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The political economy of development in India : expanded edition with an epilogue on the political economy of reform in India / Pranab Bardhan.
By: Bardhan, Pranab.Material type: BookPublisher: New Delhi ; New York : Oxford University Press, 1984Description: viii, 153 p. ; 22 cm.ISBN: 9780195647709 (pbk.); 0195647709 (pbk.).Subject(s): Industries -- History -- India | Business enterprises -- India -- History | India -- Commerce -- HistoryDDC classification: 380.10954 BAR Online resources: Table of contents
|Item type||Current location||Call number||Status||Date due||Barcode|
|Book||Indian Institute for Human Settlements, Bangalore||380.10954 BAR 000159 (Browse shelf)||Available||000159|
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Includes bibliographical references and index.
2. Growth in Agriculture
3. Deceleration in Industrial Growth
4. Public Investment and Slow Economic Growth
5. The State as an Autonomous Actor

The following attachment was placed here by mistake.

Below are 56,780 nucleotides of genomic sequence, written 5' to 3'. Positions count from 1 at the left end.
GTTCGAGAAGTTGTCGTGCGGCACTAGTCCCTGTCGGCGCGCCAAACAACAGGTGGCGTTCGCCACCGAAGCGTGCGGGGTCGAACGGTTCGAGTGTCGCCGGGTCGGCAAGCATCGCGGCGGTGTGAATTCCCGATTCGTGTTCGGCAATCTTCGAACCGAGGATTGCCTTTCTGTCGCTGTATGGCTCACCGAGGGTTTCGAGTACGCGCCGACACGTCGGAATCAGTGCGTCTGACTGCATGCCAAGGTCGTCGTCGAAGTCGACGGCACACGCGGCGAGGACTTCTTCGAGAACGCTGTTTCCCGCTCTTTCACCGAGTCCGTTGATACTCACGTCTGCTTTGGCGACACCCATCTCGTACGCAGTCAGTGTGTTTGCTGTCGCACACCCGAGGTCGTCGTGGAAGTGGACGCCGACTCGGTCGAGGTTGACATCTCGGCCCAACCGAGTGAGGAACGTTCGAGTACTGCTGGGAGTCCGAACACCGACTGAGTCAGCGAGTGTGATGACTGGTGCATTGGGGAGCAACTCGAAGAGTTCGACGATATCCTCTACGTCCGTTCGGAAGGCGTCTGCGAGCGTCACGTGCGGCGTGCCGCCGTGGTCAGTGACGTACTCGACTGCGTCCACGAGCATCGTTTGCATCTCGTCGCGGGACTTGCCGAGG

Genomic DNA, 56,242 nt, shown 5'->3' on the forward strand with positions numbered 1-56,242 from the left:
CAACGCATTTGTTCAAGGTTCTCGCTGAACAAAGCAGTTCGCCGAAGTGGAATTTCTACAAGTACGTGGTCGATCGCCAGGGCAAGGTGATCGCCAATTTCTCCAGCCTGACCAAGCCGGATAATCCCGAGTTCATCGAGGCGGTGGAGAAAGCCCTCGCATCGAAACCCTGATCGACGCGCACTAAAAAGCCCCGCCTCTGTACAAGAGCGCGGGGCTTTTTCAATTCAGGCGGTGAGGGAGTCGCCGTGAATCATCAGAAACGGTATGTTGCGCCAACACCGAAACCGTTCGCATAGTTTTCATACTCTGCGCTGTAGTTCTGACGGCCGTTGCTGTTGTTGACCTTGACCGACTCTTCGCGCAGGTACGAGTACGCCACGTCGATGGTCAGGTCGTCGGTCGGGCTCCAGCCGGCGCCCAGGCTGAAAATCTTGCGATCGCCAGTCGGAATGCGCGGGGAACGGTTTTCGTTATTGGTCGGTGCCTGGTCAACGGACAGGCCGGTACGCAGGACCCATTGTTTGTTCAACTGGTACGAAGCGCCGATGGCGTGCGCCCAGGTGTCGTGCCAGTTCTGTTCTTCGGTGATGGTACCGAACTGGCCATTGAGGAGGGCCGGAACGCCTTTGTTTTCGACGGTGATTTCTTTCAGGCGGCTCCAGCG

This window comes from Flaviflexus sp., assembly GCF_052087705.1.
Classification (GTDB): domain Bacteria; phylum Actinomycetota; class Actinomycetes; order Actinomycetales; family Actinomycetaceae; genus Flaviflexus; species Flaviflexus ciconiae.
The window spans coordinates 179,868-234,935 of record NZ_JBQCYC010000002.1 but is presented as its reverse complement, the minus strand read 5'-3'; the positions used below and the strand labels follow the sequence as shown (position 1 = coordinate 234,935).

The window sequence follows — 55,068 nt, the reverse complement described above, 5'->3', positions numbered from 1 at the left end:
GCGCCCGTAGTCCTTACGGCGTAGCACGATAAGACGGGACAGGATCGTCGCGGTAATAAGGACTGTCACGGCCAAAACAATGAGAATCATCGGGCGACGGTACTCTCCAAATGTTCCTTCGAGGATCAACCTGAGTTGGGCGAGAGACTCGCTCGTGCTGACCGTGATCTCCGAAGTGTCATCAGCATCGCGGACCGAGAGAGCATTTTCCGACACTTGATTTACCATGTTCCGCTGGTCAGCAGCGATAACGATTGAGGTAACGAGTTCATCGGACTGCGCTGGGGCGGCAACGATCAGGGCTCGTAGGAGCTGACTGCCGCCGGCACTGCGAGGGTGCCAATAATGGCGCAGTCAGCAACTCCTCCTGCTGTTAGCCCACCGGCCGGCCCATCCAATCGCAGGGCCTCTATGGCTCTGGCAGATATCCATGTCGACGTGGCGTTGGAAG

6. The Dominant Proprietary Classes
7. Conflicts in the Dominant Coalition
8. The Effect of these Conflicts on Public Mobilization and Management of Capital
9. Conflict Management and its Relation to the Democratic Process
App. Tables (1950-51 to 1981-82)
Epilogue on the Political Economy of Reform in India
App. Tables (1980-81 to 1995-96).
India, despite her tremendous potential for emerging as an economic giant, is one of the poorest countries in the world. In this insightful and easily accessible classic Professor Bardhan examines the political and economic constraints on Indian development and in the process, highlights the nature of the relationship between the government and different interest groups, and the impact of conflicting pressures for patronage and subsidies on the functioning of both the economy and the polity. This expanded edition contains an epilogue which examines the political economy aspects of the recent policy reforms in India. Given the dominant anti-market streak in the Indian political culture, collective passion for group equity and deep suspicion of competition, Bardhan sounds a word of caution about the need to base our expectations of the success of these reforms on ground realities. This book is essential for anyone interested in understanding contemporary India.